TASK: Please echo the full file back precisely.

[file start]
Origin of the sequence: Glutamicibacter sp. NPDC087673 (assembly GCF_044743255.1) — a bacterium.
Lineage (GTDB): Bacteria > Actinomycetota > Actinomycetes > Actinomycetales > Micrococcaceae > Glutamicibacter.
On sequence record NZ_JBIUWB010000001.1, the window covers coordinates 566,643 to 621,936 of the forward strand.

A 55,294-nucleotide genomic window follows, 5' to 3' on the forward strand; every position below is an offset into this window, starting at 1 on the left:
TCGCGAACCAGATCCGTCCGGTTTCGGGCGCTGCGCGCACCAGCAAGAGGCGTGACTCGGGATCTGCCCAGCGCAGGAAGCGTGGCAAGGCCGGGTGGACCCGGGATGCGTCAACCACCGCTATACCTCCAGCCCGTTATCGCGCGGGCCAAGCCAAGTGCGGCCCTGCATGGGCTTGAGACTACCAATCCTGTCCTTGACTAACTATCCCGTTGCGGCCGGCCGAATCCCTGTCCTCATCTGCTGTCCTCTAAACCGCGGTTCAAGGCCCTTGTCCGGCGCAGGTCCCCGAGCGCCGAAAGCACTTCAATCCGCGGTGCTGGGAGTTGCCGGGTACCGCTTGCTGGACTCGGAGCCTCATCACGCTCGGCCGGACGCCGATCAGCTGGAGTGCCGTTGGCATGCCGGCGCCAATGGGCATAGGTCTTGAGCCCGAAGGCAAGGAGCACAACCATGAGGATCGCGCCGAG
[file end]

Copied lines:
Origin of the sequence: Glutamicibacter sp. NPDC087673 (assembly GCF_044743255.1) — a bacterium.
Lineage (GTDB): Bacteria > Actinomycetota > Actinomycetes > Actinomycetales > Micrococcaceae > Glutamicibacter.
On sequence record NZ_JBIUWB010000001.1, the window covers coordinates 566,643 to 621,936 of the forward strand.

A 55,294-nucleotide genomic window follows, 5' to 3' on the forward strand; every position below is an offset into this window, starting at 1 on the left:
TCGCGAACCAGATCCGTCCGGTTTCGGGCGCTGCGCGCACCAGCAAGAGGCGTGACTCGGGATCTGCCCAGCGCAGGAAGCGTGGCAAGGCCGGGTGGACCCGGGATGCGTCAACCACCGCTATACCTCCAGCCCGTTATCGCGCGGGCCAAGCCAAGTGCGGCCCTGCATGGGCTTGAGACTACCAATCCTGTCCTTGACTAACTATCCCGTTGCGGCCGGCCGAATCCCTGTCCTCATCTGCTGTCCTCTAAACCGCGGTTCAAGGCCCTTGTCCGGCGCAGGTCCCCGAGCGCCGAAAGCACTTCAATCCGCGGTGCTGGGAGTTGCCGGGTACCGCTTGCTGGACTCGGAGCCTCATCACGCTCGGCCGGACGCCGATCAGCTGGAGTGCCGTTGGCATGCCGGCGCCAATGGGCATAGGTCTTGAGCCCGAAGGCAAGGAGCACAACCATGAGGATCGCGCCGAG